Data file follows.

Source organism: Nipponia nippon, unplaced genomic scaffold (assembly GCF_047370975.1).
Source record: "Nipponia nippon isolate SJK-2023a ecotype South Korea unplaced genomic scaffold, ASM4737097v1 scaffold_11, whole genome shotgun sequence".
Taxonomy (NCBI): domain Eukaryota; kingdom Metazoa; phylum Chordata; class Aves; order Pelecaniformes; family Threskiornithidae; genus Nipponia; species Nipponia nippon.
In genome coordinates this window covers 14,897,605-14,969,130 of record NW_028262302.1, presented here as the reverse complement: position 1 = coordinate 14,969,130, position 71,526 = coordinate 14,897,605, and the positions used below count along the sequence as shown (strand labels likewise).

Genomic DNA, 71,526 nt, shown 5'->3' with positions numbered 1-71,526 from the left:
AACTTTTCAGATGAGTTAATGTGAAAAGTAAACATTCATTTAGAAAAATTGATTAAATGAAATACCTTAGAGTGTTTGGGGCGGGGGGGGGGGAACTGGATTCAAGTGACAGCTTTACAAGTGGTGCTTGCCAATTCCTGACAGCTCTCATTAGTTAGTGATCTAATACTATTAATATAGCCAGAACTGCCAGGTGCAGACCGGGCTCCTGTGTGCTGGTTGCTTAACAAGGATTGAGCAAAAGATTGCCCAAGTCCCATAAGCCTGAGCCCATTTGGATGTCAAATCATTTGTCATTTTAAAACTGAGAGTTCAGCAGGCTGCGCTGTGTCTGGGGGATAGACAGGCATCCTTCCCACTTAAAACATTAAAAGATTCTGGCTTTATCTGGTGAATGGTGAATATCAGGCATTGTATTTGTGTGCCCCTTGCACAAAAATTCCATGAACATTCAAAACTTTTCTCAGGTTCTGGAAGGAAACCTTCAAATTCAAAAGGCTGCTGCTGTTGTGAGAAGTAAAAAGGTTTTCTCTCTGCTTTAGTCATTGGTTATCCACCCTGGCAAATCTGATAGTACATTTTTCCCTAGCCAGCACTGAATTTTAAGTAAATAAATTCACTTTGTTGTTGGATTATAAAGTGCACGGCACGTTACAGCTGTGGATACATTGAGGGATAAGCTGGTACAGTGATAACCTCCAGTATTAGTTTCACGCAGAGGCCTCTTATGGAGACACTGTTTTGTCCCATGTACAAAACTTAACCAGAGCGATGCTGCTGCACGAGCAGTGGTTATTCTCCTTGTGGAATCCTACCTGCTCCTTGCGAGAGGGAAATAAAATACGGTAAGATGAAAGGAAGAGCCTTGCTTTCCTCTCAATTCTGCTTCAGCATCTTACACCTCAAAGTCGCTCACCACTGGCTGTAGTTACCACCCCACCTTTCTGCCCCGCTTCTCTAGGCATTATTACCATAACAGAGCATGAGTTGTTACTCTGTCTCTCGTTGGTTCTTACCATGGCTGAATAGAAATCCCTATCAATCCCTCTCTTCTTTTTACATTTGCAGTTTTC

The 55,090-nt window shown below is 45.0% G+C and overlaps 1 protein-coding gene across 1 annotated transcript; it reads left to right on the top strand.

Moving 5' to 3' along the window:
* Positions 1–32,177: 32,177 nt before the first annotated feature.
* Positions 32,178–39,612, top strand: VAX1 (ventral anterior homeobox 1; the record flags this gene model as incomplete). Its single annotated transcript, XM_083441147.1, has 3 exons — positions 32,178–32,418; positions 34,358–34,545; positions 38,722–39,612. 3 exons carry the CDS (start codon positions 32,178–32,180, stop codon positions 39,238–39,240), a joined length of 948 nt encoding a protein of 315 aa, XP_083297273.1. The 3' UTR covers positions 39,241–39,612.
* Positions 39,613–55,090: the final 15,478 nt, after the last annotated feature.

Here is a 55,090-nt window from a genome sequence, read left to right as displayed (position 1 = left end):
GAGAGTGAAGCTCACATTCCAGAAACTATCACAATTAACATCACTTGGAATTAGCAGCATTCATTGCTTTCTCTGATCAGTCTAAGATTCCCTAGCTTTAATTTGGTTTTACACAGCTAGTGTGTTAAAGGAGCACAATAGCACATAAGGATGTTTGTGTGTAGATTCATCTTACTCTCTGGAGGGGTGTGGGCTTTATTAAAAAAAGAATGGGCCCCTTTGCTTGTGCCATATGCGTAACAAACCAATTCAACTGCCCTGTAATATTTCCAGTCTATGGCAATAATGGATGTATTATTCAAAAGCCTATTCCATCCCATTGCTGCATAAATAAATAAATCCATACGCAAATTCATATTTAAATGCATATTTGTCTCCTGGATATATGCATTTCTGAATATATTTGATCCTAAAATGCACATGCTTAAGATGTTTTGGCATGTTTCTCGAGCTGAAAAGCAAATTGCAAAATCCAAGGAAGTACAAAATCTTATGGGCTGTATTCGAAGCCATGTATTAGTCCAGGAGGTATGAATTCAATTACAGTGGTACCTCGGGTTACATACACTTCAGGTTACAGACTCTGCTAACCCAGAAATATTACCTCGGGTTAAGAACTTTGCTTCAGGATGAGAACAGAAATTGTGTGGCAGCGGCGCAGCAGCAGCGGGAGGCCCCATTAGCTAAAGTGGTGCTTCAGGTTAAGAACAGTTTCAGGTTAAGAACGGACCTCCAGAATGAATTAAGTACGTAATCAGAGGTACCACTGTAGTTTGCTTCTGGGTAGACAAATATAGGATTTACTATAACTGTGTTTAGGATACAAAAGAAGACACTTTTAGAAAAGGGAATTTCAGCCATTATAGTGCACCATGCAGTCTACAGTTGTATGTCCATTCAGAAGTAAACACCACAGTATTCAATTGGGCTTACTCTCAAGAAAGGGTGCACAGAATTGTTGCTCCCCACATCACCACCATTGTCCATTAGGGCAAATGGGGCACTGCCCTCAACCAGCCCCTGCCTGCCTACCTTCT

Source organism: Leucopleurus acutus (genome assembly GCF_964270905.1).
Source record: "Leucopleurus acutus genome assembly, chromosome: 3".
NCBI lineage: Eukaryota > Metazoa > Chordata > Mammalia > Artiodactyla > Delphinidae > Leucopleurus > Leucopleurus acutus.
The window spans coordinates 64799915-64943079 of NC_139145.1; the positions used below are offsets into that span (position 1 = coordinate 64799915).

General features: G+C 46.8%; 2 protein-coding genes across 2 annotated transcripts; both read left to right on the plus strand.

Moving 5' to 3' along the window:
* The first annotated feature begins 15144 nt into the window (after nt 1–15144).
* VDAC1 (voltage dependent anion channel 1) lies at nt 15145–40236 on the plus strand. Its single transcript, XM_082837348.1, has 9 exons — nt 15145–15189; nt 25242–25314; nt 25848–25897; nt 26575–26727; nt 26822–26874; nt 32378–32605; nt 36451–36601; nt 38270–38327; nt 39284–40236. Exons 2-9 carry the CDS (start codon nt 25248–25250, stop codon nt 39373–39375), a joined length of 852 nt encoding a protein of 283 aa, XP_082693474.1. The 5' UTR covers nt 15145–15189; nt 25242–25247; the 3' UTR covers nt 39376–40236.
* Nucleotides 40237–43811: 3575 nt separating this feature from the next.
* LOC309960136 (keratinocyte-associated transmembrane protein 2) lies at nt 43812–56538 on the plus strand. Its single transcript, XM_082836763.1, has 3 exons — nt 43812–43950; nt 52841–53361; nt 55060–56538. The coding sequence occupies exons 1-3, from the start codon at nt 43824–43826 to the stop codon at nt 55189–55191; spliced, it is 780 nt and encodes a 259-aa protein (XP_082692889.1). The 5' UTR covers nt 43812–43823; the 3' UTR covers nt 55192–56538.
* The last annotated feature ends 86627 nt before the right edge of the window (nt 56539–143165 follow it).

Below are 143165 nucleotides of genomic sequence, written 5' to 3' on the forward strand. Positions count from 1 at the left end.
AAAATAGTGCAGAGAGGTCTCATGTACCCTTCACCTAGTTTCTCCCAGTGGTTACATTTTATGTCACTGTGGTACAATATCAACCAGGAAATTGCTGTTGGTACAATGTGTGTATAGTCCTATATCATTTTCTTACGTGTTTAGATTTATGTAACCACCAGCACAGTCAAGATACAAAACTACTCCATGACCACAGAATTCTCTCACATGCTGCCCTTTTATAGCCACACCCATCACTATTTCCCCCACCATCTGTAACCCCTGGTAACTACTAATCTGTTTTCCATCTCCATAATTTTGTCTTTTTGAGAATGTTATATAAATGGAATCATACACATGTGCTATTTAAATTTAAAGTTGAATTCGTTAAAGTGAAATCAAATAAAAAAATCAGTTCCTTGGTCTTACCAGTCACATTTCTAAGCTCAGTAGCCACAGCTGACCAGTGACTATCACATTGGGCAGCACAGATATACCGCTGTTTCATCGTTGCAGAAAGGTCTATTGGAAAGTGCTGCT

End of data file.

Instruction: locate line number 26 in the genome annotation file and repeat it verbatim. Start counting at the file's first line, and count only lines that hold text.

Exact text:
AAAATAGTGCAGAGAGGTCTCATGTACCCTTCACCTAGTTTCTCCCAGTGGTTACATTTTATGTCACTGTGGTACAATATCAACCAGGAAATTGCTGTTGGTACAATGTGTGTATAGTCCTATATCATTTTCTTACGTGTTTAGATTTATGTAACCACCAGCACAGTCAAGATACAAAACTACTCCATGACCACAGAATTCTCTCACATGCTGCCCTTTTATAGCCACACCCATCACTATTTCCCCCACCATCTGTAACCCCTGGTAACTACTAATCTGTTTTCCATCTCCATAATTTTGTCTTTTTGAGAATGTTATATAAATGGAATCATACACATGTGCTATTTAAATTTAAAGTTGAATTCGTTAAAGTGAAATCAAATAAAAAAATCAGTTCCTTGGTCTTACCAGTCACATTTCTAAGCTCAGTAGCCACAGCTGACCAGTGACTATCACATTGGGCAGCACAGATATACCGCTGTTTCATCGTTGCAGAAAGGTCTATTGGAAAGTGCTGCT